Breaking Political Stories and Commentary. "We're at the height of the Roman Empire for the Republican Party, but the tide slowly but surely goes out." --Republican US Senator Lindsey Graham, South Carolina
This is an excerpt from a short Dahlia Lithwick piece at Slate. Basically, the essay touches on two points: (1) Bush appealed to his base when he talked about the Supreme Court and (2) it makes more sense to look at Bush and Kerry's records than to engage in dreaming up scare stories about what they will do.

That Bush appealed to his base is part of Bush, and Karl Rove's, general strategy for this election. Rove think that there are more votes in turning out the conservative base than by trying to appeal centrist voters. Rove is fairly open about this, and even in swing states, Bush tends to visit conservative regions, while Kerry visits swing regions of these swing states. Kerry's strategists may believe there simply aren't enough liberal votes to attempt to mirror Rove's strategy.

Regarding the record, you can read what Lithwick writes -- it's clear while Bush has never said he'd reverse Roe v. Wade, he would almost certainly appoint judges who would. There's also the interesting fact -- in the full article, but not in this snippet -- that Kerry voted to confirm the appointment of conservative Antonin Scalia.
Nothing riles [Bush's] base up more than abortion. That's why Bush's answer to the Supreme Court appointments question in the second debate referenced the Dred Scott decision as emblematic of "activist" judging. (There Bush stood … casting about wildly for the most activist Supreme Court decision he could find, and then it came to him: Bush v. Gore! "Wait! Can't say that … think of another case, any case ... ") Dred Scott actually represented something quite the opposite of judicial activism. That case was a good example of "originalist" interpretation or "strict construction." And as Timothy Noah observed, the only other explanation for the Dred Scott reference was that it was code for: "Bad decisions must be overturned, and Roe v Wade is going down!"

Bush's judicial-activism cry triggered a whole slew of scary court stories: anti-Bush stories about how Clarence Thomas has never met a precedent he's unwilling to reverse (twinned with the rumor that Thomas would be Bush's choice for chief justice) and anti-Kerry stories about the how Democrats live only to legislate through the courts. Now, in a double-reverse twist, there are scary court stories defending judicial activism, scary stories defending the new judicial activism (i.e., the mind-boggling insistence that overturning Roe wouldn't really be activism), and scary court stories suggesting that you can't even tell the old activists from the new activists anymore, anyhow.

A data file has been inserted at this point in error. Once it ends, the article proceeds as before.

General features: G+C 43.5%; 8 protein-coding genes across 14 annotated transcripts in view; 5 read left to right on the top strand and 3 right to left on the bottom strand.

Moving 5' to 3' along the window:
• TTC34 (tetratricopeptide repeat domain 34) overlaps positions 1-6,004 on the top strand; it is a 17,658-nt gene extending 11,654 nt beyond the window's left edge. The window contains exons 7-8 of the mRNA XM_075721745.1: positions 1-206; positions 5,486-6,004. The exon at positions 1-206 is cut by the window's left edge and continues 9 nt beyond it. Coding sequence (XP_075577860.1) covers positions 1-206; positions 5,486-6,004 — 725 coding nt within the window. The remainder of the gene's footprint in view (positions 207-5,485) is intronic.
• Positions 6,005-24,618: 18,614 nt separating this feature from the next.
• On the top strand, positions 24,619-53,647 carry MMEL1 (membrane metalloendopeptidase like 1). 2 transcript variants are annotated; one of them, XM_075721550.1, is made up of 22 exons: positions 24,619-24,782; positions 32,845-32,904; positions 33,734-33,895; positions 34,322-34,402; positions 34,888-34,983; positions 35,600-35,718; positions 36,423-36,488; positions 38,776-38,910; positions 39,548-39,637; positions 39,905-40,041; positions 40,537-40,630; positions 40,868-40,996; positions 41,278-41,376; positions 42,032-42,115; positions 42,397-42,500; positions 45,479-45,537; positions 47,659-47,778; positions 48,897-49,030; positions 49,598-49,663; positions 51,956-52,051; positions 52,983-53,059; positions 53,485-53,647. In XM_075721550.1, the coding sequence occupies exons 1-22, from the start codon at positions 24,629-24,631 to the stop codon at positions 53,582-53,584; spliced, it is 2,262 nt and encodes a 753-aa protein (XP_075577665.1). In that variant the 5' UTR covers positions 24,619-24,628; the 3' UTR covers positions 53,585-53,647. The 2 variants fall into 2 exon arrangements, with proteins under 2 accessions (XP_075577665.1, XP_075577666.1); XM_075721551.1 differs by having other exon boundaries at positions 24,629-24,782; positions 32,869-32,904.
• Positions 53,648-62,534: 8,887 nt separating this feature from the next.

We can also learn an awful lot from Bush's 200-some choices for the lower federal courts—and this is really what we should all be talking about. If you're looking for a litmus test, look here: According to NARAL, only two among the more than 200 candidates nominated by Bush have a public record showing even the slightest favor for abortion rights. The number of his appointees who worked for pro-life groups is not insignificant.

It's worth talking about the fact that Bush appointees to the lower federal courts include people like Jay Bybee—author of one of the infamous Justice Department "torture memos" (suggesting torture as a permissible interrogation technique, accepted U.S. and international law notwithstanding). He also continues to promote Priscilla Owen, a Texas Supreme Court justice, whose refusal to grant minors a parental bypass in abortion cases prompted her then-colleague on the bench to describe her position on an abortion case as "an unconscionable act of judicial activism." That colleague was Bush's current White House counsel, Alberto Gonzales. Another winner from Bush's judicial nominees? Leon Holmes, who opposes abortion, even for rape victims, based on his own statistical certainty that "conceptions from rape occur with approximately the same frequency as snowfall in Miami."

on Oct 20, 2004
Ah, nevermind.